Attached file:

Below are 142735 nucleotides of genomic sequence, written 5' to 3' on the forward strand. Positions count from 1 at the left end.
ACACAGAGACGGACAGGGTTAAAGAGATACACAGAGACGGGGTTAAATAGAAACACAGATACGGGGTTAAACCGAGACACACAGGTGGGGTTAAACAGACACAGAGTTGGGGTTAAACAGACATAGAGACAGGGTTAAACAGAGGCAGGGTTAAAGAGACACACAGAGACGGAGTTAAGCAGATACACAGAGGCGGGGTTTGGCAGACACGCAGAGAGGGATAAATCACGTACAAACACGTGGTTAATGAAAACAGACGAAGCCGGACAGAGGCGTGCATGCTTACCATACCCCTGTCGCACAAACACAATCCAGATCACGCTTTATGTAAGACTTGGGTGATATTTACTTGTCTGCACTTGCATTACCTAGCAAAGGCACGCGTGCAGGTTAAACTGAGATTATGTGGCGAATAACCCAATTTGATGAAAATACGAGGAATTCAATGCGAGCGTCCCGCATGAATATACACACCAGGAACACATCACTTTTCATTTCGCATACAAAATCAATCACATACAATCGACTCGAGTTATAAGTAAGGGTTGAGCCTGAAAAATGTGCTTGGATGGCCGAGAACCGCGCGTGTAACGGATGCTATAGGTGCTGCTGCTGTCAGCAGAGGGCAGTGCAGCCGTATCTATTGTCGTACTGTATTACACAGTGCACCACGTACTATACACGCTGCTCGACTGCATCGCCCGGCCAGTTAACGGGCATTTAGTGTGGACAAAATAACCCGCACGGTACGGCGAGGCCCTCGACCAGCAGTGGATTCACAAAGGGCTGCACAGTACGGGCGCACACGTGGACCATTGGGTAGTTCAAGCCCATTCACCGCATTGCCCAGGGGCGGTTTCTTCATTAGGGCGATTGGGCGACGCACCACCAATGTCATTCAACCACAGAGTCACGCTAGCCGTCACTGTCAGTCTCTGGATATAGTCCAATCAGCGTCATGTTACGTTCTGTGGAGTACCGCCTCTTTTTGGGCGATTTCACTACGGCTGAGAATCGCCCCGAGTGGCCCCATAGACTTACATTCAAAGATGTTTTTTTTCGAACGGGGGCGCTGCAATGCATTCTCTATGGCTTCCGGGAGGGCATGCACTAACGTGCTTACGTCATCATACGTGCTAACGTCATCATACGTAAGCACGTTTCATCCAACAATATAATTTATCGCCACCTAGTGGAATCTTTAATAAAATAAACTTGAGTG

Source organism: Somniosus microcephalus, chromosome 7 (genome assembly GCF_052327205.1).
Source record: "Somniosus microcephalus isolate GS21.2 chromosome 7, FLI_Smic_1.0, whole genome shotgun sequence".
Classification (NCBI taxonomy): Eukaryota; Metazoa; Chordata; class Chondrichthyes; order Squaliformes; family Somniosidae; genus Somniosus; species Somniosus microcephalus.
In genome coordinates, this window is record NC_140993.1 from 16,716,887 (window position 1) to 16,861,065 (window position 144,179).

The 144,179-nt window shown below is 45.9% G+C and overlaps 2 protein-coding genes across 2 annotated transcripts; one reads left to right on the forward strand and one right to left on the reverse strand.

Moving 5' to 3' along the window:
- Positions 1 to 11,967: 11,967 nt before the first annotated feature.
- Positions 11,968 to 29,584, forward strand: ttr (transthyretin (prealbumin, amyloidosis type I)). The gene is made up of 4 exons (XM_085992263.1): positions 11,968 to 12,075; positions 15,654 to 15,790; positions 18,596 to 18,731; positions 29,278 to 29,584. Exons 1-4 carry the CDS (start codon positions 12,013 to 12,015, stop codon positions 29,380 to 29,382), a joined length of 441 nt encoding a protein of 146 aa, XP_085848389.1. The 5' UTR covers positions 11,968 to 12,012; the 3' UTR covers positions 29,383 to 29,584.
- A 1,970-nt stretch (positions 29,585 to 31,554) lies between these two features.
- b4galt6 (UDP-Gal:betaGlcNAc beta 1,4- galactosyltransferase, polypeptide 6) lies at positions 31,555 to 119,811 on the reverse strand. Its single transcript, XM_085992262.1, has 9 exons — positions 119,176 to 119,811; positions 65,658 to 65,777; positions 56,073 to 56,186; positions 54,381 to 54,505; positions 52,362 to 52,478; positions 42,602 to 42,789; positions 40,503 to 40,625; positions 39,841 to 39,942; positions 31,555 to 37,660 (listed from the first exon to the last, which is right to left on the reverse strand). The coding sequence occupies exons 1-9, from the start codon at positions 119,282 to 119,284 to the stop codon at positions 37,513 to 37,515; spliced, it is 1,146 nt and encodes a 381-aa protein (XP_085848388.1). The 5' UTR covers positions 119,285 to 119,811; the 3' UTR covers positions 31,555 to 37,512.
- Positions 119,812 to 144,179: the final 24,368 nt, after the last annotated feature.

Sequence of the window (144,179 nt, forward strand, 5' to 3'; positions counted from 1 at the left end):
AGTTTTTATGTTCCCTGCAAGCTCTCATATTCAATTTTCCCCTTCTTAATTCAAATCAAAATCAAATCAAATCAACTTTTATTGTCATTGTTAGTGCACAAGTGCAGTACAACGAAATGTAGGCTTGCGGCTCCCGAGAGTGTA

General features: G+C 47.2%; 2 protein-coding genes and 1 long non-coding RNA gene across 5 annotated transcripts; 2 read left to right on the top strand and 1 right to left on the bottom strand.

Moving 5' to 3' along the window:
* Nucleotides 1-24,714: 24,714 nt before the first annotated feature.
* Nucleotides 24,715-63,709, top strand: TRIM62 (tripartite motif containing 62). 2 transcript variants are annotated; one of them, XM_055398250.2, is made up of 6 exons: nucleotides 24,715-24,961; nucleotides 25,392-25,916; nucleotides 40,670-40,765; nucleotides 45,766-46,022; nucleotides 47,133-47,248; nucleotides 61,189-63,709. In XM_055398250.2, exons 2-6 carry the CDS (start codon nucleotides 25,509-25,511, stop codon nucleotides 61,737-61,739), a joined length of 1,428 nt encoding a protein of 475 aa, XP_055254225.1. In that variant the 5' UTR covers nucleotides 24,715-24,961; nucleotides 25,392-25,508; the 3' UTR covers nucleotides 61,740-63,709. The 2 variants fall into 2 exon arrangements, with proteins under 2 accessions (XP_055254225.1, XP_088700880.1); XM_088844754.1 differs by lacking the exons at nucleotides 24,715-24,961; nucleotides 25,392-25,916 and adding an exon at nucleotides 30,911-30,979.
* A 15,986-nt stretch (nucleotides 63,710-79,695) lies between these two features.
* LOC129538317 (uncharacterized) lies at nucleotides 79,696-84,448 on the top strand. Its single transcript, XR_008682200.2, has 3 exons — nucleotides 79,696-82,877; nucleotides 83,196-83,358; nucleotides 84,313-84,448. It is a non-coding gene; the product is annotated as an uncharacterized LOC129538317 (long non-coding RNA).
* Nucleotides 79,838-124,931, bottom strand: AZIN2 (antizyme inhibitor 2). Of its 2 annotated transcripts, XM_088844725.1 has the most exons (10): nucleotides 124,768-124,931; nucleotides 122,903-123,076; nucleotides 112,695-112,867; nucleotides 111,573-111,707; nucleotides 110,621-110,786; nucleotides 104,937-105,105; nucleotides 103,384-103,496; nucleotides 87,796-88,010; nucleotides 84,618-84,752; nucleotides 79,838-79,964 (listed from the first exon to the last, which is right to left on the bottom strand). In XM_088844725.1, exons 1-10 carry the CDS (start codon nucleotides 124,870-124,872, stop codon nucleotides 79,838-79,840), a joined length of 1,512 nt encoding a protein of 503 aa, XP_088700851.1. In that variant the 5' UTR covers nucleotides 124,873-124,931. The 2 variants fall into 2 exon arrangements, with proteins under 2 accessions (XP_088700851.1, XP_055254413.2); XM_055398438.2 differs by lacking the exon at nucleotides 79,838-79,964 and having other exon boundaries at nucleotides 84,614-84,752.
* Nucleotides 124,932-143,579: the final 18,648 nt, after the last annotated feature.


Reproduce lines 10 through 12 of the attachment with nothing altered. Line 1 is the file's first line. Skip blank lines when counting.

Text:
- Positions 11,968 to 29,584, forward strand: ttr (transthyretin (prealbumin, amyloidosis type I)). The gene is made up of 4 exons (XM_085992263.1): positions 11,968 to 12,075; positions 15,654 to 15,790; positions 18,596 to 18,731; positions 29,278 to 29,584. Exons 1-4 carry the CDS (start codon positions 12,013 to 12,015, stop codon positions 29,380 to 29,382), a joined length of 441 nt encoding a protein of 146 aa, XP_085848389.1. The 5' UTR covers positions 11,968 to 12,012; the 3' UTR covers positions 29,383 to 29,584.
- A 1,970-nt stretch (positions 29,585 to 31,554) lies between these two features.
- b4galt6 (UDP-Gal:betaGlcNAc beta 1,4- galactosyltransferase, polypeptide 6) lies at positions 31,555 to 119,811 on the reverse strand. Its single transcript, XM_085992262.1, has 9 exons — positions 119,176 to 119,811; positions 65,658 to 65,777; positions 56,073 to 56,186; positions 54,381 to 54,505; positions 52,362 to 52,478; positions 42,602 to 42,789; positions 40,503 to 40,625; positions 39,841 to 39,942; positions 31,555 to 37,660 (listed from the first exon to the last, which is right to left on the reverse strand). The coding sequence occupies exons 1-9, from the start codon at positions 119,282 to 119,284 to the stop codon at positions 37,513 to 37,515; spliced, it is 1,146 nt and encodes a 381-aa protein (XP_085848388.1). The 5' UTR covers positions 119,285 to 119,811; the 3' UTR covers positions 31,555 to 37,512.